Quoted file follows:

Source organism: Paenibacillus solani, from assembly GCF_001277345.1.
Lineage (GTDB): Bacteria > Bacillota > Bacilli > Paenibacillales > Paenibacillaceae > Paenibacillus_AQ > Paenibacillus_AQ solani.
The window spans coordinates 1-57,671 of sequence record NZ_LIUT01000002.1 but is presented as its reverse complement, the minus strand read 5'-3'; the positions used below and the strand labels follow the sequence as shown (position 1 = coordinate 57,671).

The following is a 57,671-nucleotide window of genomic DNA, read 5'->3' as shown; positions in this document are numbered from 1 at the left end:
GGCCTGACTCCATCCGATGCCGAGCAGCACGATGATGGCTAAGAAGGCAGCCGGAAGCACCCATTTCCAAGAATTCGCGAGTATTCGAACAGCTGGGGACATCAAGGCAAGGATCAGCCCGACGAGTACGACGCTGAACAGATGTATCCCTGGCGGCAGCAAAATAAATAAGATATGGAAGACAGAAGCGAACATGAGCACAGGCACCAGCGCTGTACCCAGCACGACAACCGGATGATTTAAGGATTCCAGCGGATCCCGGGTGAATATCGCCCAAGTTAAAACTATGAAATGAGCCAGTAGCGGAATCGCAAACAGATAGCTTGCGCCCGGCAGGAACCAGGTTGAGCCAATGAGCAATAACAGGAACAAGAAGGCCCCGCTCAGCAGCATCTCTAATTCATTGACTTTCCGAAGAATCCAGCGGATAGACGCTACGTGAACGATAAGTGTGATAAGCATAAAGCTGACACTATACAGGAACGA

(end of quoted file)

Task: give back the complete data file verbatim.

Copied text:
Source organism: Paenibacillus solani, from assembly GCF_001277345.1.
Lineage (GTDB): Bacteria > Bacillota > Bacilli > Paenibacillales > Paenibacillaceae > Paenibacillus_AQ > Paenibacillus_AQ solani.
The window spans coordinates 1-57,671 of sequence record NZ_LIUT01000002.1 but is presented as its reverse complement, the minus strand read 5'-3'; the positions used below and the strand labels follow the sequence as shown (position 1 = coordinate 57,671).

The following is a 57,671-nucleotide window of genomic DNA, read 5'->3' as shown; positions in this document are numbered from 1 at the left end:
GGCCTGACTCCATCCGATGCCGAGCAGCACGATGATGGCTAAGAAGGCAGCCGGAAGCACCCATTTCCAAGAATTCGCGAGTATTCGAACAGCTGGGGACATCAAGGCAAGGATCAGCCCGACGAGTACGACGCTGAACAGATGTATCCCTGGCGGCAGCAAAATAAATAAGATATGGAAGACAGAAGCGAACATGAGCACAGGCACCAGCGCTGTACCCAGCACGACAACCGGATGATTTAAGGATTCCAGCGGATCCCGGGTGAATATCGCCCAAGTTAAAACTATGAAATGAGCCAGTAGCGGAATCGCAAACAGATAGCTTGCGCCCGGCAGGAACCAGGTTGAGCCAATGAGCAATAACAGGAACAAGAAGGCCCCGCTCAGCAGCATCTCTAATTCATTGACTTTCCGAAGAATCCAGCGGATAGACGCTACGTGAACGATAAGTGTGATAAGCATAAAGCTGACACTATACAGGAACGA